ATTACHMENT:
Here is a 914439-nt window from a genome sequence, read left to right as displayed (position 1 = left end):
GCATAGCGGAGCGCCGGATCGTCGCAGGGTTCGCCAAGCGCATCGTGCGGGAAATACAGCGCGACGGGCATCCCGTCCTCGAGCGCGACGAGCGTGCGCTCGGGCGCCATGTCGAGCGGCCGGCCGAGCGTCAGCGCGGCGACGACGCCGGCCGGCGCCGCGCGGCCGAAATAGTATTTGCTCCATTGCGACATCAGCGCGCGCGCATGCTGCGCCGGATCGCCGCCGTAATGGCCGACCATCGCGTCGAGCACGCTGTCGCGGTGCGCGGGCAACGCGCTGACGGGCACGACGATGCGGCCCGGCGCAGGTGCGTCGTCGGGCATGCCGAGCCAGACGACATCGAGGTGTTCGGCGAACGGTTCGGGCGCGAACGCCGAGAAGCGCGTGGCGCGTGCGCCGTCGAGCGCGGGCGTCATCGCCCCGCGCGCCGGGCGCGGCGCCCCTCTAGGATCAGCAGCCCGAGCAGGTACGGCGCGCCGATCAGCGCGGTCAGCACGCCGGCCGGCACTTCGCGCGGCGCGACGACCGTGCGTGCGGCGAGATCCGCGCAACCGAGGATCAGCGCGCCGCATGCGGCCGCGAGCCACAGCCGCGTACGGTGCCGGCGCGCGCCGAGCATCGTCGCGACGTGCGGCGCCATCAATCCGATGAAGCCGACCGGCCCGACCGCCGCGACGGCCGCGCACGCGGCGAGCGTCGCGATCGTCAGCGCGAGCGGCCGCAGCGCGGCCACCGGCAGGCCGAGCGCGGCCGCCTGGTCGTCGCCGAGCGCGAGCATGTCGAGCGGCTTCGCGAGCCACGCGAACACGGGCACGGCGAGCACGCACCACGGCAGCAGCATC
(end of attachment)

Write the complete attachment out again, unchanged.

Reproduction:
Here is a 914439-nt window from a genome sequence, read left to right as displayed (position 1 = left end):
GCATAGCGGAGCGCCGGATCGTCGCAGGGTTCGCCAAGCGCATCGTGCGGGAAATACAGCGCGACGGGCATCCCGTCCTCGAGCGCGACGAGCGTGCGCTCGGGCGCCATGTCGAGCGGCCGGCCGAGCGTCAGCGCGGCGACGACGCCGGCCGGCGCCGCGCGGCCGAAATAGTATTTGCTCCATTGCGACATCAGCGCGCGCGCATGCTGCGCCGGATCGCCGCCGTAATGGCCGACCATCGCGTCGAGCACGCTGTCGCGGTGCGCGGGCAACGCGCTGACGGGCACGACGATGCGGCCCGGCGCAGGTGCGTCGTCGGGCATGCCGAGCCAGACGACATCGAGGTGTTCGGCGAACGGTTCGGGCGCGAACGCCGAGAAGCGCGTGGCGCGTGCGCCGTCGAGCGCGGGCGTCATCGCCCCGCGCGCCGGGCGCGGCGCCCCTCTAGGATCAGCAGCCCGAGCAGGTACGGCGCGCCGATCAGCGCGGTCAGCACGCCGGCCGGCACTTCGCGCGGCGCGACGACCGTGCGTGCGGCGAGATCCGCGCAACCGAGGATCAGCGCGCCGCATGCGGCCGCGAGCCACAGCCGCGTACGGTGCCGGCGCGCGCCGAGCATCGTCGCGACGTGCGGCGCCATCAATCCGATGAAGCCGACCGGCCCGACCGCCGCGACGGCCGCGCACGCGGCGAGCGTCGCGATCGTCAGCGCGAGCGGCCGCAGCGCGGCCACCGGCAGGCCGAGCGCGGCCGCCTGGTCGTCGCCGAGCGCGAGCATGTCGAGCGGCTTCGCGAGCCACGCGAACACGGGCACGGCGAGCACGCACCACGGCAGCAGCATC